One of the pleasures of watching the new Doctor Who as it’s live-broadcast in a theatre with a number of dedicated Whovians (Northampton chapter) in attendance is that when the Sontaran on screen goes “Sontar-ha!”, you hear several people behind you respond instantaneously with a reflexive “ha!”. If you’re going to open with a section sending up the Doctor’s previous incarnations, it’s important that these people laugh at your jokes – which they did, knowingly but also cheerfully. The reactions from that contingent were generally warm and appreciative – there was an audible “well done, Mr Wheatley” at the end.

(Irrelevant aside: when I was growing up in Ross-on-Wye, the local vicar was a Rev. Paul Wheatley, later Archdeacon of Sherborne, who reminded me somewhat of Roger Delgado as The Master.

Not really - it's Roger Delgado
The Ven. Paul Wheatley, Archdeacon of Sherborne

His response, when my mum told him “my son thinks you look like The Master”, was “how does he know I’m not?”. Which was quite cool of him, really).

My 11-year-old daughter, who’d never particularly been into the series before, was also enthused – it was the right kind and amount of scary, the story was good and it looked cool. So, that’s two important criteria of success met: please the fans, entice the n00bs.

Two things seem to have happened to Stephen Moffatt since the end of the last season. The first is that he’s had time to think, and has apparently realised that giving your audience time to think – and something to think about in that time – is one of the marvellous things Who can do. This episode had lots to say about masks, veils, the faces we put on, and about the permutations of identity over time. What about the Doctor is invariant under regeneration? Each new Doctor poses a different answer, or a different part of the answer, to that question. Capaldi’s “am I a good man?”, is worth chewing on a bit, especially because the “I” in question is so unsettled: does he mean this “I”, the “I” he is going to be from now on, or the ancient and inscrutable alien underneath, the “I” he has always been, who is somewhat beyond Good and Evil and is not necessarily (in spite of appearances so far) a “man” at all? Another clergyman of my acquaintance liked to speculate about Who’s implied Christology – are we to think of the Doctor as “wholly human and wholly alien”? (So that was how Jesus survived the crucifixion – two hearts…)

The other thing that’s happened with Moffatt is that he seems to have spent some time considering the shortcomings of the previous series with the help of a focus group consisting entirely of Laurie Penny. Either that or he’s just sat down with a big stack of Sarah Waters books, and gone “lesbians in Victorian period costume with cockney accents – righto!”. I’m hoping we’ll see more of the Clara that was promised in her first appearance last season – clever, boshing, with stuff to do – and less ornamental sass and “oh my stars!”-ing. It’s difficult for any episode of Who to pass the Bechdel test, just because all the other characters are fairly inevitably going to be talking about the Doctor for much of the time, but there were definitely moments here where the female cast were going about business that was distinctly, authentically their own, and that was encouraging.

Here’s an awkward question, just to be annoying: why do we have to pick out the black girl in the classroom flashback to be the inspiration for the white woman’s defiance? Doesn’t she kind of get reduced to a bit of a gif in the process? You know, the way tumblrists love using images of African-American women going “hell no” or whatever to illustrate their disdain for things? There’s probably a name for this. It’s become a bit of a cultural tic, and is no doubt fairly harmless as such things go, but I do think this giffification – there’s a name for it, in case one is wanted – is what those same tumblrists would probably call “problematic”. On the one hand, it’s no bad thing if your demotic iconography puts Rihanna or RuPaul right alongside Patrick Stewart and, um, Benedict Cumberbatch. On the other, you maybe need to think a bit about what you’re stealth-essentialising in the process. Anyway, don’t listen to me.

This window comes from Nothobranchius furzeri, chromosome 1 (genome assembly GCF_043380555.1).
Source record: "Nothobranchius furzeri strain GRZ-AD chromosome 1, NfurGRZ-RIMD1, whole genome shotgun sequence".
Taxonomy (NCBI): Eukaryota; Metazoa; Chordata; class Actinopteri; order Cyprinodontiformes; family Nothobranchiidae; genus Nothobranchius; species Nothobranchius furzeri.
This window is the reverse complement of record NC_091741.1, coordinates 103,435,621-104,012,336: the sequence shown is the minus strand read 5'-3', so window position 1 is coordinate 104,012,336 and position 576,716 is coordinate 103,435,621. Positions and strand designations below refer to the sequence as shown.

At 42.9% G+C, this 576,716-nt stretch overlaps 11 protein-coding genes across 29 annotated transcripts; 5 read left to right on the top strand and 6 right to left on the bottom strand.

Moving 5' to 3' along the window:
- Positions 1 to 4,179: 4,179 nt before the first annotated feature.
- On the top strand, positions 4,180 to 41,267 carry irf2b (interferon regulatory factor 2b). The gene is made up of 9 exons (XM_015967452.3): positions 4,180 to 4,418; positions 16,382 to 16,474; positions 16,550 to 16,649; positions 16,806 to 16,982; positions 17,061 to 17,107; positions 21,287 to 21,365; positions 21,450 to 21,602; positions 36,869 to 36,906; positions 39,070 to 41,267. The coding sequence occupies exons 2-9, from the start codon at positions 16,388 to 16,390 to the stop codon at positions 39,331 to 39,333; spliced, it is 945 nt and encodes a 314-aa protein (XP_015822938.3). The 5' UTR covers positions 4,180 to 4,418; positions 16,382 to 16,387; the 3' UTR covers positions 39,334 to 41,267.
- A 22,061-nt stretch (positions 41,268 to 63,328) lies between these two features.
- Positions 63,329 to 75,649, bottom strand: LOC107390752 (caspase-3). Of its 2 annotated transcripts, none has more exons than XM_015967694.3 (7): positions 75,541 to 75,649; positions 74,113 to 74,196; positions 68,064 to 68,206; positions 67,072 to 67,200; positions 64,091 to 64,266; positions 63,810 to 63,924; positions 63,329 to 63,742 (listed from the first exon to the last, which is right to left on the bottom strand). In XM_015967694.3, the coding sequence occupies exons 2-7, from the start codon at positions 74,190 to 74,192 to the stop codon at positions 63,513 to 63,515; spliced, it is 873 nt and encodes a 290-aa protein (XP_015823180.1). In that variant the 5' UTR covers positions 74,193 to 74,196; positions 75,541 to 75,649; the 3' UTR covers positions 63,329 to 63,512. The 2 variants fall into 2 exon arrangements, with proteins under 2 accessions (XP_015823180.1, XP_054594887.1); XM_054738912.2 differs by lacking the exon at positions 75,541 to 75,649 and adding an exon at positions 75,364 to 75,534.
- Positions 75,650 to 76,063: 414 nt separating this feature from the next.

Oh, one more thing. Just because Strax is a Sontaran doesn’t mean he’s not also a comedy ethnic minority sidekick, even (and perhaps especially) if the actor playing him is white. Don’t get me wrong: I love Strax, he has a lot of great lines, Dan Starkey’s extremely funny. But the running joke is that he’s a foreigner from a campily-militaristic empire of swarthy barbarians who tries but often amusingly fails to understand how civilised people do things, and isn’t it just hilarious to dress him as a butler? This is jarring in (modern) Who, the same way having Madame Vastra yell “in the name of the British Empire” is jarring. Come on, Madame Vastra – you’re the sole surviving Silurian lizard-person from the Time Before Humans, in a Victorian-costumed-cockney-lesbian relationship with a woman you have to pretend is your maidservant (although Moffatt can’t resist making it obvious that they’re both actually getting some sort of kick out of the whole arrangement). Fuck the British Empire.

R.I.P. Robin Williams

The pejorative most often thrown Robin Williams’s way was “sentimental”. Dead Poet’s Society is sentimental; Good Will Hunting was sentimental. The Fisher King is a hugely sentimental confection (although Terry Gilliam has quite a lot to do with that).

Often what Williams was portraying was deep loneliness; and lonely people have sentimental turns. Commonplace words like “love” and “acceptance” get capitalised, become the Love and Acceptance on which entire worlds pivot. You make a big deal about these things because they’re difficult, elusive, never quite seeming to work out; redemption can happen in fantasy at least (although the fantasy itself is not redeemable).

I think his work will bear rewatching with an eye to its strangeness, its estrangement. Jumanji, already a weird and troubled film, gets considerably weirder when Williams emerges from the box, a lost child grown adult. Even the aggravated kookiness of Mork and Mindy jaunts along over an ostinato of disconnection and anxiety (Mork is an outcast from Ork, a misfit wherever he finds himself). It is not easy to live in this world.

Can it really be true, as wikipedia reports, that the landlord of Fred and Mindy’s music store was named “Arnold Wanker”?

A Moldbuggian Howler

When it comes to being whizz at programming, Moldbug fails the basic comprehension test:

“Even forgetting the macros, it’s pretty easy to see why you don’t need dynamic higher-order programming. For example, a very common operation on functions is to compose them – you have f(x) and g(x), you make h(x), defined as f(g(x)). In the right formal model, a compose operator is really no different from addition. And once you have first-class functions – which are not absolutely necessary, but certainly useful – it seems like a trivial extension.